A 22-year-old man from Urbana, IL posted pictures of himself burning an American flag on his Facebook profile accompanied by the hashtag #arrestme. Local police obliged his request and promptly arrested the man, Bryton Mellott, for violating Section 49-1 of Illinois state law that declares flag desecration as a class IV felony. The charges were later dropped because it was found that the lower court’s ruling infringes on the Supreme court’s ruling that flag burning is protected as free speech. Mellott has enraged the internet and sparked a fierce debate over whether or not flag burning should be protected by the First Amendment.
Mellott first posted the photos on July 3, 2016 along with a post describing why he is “not proud to be an American.” The post went viral almost instantly and was shared thousands of times before the post was removed, along with Mellott’s entire profile, shortly following his arrest. Mellott’s entire, rage-inducing, post can be seen below:
Mellot, a member of the LGBT community, states that he decided to burn the flag because of the “atrocities committed against people of color, people living in poverty, people who identify as women and against my own queer community on a daily basis.”
The Urbana police department was suddenly flooded with hundreds of calls from concerned citizens asking local police to investigate Mellot and his Facebook page. Mellott’s Facebook profile was also flooded with death threats. It was discovered by internet sleuths that he was an employee of the local Walmart. The store he worked at began receiving threats that other employees of the store would be in danger if Mellot was not fired. The threats became so frequent that Urbana police were forced to step in.
Police arrived and asked Mellott to remove the post and photos. Mellott refused. He was charged with desecration of a flag, a charge that was later dropped, and disorderly conduct, both as an offender and a victim. Police later explained that he was charged as both an offender and a victim because police fielded calls from people making threatening calls against Mellott while he himself committed an act that was “causing others to be put at risk of harm,” according to local police.
Mellott was taken into custody and is set to be arraigned on Tuesday. Police state that this is the first time in 30 years that they have arrested someone under the flag desecration statue. Sgt. Andrew Charles of the Urbana Police Department states that they had no other choice but to step in to diffuse the situation before it took a violent turn. He told Forbes.com:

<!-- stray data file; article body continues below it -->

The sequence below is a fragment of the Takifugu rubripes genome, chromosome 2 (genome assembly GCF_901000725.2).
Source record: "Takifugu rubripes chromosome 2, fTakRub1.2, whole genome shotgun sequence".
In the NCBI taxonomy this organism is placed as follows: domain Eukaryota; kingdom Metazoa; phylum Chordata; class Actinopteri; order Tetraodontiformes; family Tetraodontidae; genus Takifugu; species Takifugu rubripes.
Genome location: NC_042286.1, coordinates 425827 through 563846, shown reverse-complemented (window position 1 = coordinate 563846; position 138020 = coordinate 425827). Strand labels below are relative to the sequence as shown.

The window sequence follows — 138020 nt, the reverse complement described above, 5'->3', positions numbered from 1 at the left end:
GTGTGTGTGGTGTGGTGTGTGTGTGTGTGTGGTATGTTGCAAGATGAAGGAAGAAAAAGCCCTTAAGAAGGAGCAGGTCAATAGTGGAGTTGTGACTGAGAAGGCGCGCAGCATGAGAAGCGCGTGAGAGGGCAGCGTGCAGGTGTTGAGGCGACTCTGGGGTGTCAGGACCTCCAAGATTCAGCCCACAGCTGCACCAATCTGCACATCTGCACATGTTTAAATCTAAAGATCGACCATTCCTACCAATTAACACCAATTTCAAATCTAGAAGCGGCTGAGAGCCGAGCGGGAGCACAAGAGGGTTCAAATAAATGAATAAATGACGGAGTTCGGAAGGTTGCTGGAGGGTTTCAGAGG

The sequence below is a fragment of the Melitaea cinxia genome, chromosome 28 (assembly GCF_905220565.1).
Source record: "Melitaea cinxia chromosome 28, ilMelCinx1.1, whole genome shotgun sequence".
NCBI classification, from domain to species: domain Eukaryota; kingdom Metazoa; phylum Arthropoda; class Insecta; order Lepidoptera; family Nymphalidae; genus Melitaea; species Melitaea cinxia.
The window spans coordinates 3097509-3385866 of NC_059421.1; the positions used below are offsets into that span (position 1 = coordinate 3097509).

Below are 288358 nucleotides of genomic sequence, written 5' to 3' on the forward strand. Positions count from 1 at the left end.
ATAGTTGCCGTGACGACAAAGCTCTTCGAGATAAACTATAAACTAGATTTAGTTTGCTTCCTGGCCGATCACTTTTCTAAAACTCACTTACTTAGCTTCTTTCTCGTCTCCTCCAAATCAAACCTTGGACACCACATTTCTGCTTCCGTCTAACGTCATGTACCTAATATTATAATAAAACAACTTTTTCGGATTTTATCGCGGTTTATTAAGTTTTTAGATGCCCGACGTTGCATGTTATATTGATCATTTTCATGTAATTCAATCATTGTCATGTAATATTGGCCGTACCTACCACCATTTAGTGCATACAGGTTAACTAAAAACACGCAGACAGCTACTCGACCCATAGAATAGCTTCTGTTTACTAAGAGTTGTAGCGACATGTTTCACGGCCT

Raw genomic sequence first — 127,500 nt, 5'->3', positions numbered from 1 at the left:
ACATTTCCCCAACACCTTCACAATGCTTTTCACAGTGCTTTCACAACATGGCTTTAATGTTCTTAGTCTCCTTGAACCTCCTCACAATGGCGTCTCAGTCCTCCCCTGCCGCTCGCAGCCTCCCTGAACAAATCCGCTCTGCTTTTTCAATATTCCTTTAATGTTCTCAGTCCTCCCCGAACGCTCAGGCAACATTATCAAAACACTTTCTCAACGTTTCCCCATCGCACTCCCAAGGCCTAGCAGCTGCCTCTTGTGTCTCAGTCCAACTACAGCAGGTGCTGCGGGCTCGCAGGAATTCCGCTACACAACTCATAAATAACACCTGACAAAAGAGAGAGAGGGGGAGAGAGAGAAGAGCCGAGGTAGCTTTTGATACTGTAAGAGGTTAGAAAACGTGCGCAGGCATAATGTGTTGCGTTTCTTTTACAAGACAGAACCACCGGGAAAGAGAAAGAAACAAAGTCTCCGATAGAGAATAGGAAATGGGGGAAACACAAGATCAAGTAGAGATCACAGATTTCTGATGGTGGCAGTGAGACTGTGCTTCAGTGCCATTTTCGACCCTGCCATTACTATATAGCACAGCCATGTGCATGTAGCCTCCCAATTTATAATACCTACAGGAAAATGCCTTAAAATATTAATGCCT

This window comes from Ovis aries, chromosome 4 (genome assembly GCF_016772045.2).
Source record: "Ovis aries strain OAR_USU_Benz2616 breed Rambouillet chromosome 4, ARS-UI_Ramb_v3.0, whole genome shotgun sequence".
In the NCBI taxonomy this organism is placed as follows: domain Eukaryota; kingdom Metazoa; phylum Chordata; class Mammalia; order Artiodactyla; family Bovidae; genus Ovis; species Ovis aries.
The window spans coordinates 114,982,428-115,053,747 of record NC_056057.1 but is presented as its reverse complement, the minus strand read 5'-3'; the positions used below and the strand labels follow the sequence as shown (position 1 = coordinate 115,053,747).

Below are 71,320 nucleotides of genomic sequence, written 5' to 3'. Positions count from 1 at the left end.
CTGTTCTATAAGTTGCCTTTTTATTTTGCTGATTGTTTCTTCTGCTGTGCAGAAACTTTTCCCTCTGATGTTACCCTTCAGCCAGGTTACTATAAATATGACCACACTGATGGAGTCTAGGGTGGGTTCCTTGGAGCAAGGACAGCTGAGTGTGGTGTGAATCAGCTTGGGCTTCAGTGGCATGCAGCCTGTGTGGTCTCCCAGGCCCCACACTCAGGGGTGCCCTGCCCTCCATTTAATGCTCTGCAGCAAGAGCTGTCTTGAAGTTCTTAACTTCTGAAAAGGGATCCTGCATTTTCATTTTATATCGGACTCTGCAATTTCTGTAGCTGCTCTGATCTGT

“I just think it’s an unfortunate situation when freedom of speech issues come into conflict with safety issues, Concerns have to be balanced. This wasn’t an issue with anyone at the police department being personally offended by his speech. But the reaction that it was gathering, and the concern for the safety of all involved forced us into a reaction.”
Champaign County State’s Attorney Julia Rietz also issued a statement to the press explaining why the charges were dropped against Mellott. She cited Texas v. Johnson, 491 US 397. She told the media:
“The State’s Attorney’s Office is declining to file charges against (Bryton) Mellott as the act of burning a flag is protected free speech according to the US Supreme Court decision, Texas v. Johnson, 491 US 397 (1989),”
It is unclear as to whether or not Mellott will face charges for disorderly conduct. Many members of the military community are calling Mellott’s actions disrespectful to the veterans that fought for his right to express himself freely. They state that the flag represent much more than the government that Mellott is protesting against. It’s clear that to many Americans the flag represents not just the government but the values of life, liberty, and freedom.
Mellott has learned the hard way that, while the First Amendment prevents you from the reprocussions of government intervention it doesn’t protect you from criticism from other citizens.
“We have considered 720 ILCS 5/49-1, Flag Desecration, an Illinois statute currently in effect,” the statement reads. “This statute was the basis for the decision by Urbana Police officers to arrest Mellott. While that statute remains in effect, it is contradictory to the US Supreme Court ruling in Texas v. Johnson. We will be discussing this issue with our local legislators and asking that they consider reviewing this statute given the constitutional issues it presents.”
Mellott has learned the hard way that, while the First Amendment protects you from government intervention, it does not absolve you of responsibility for your actions.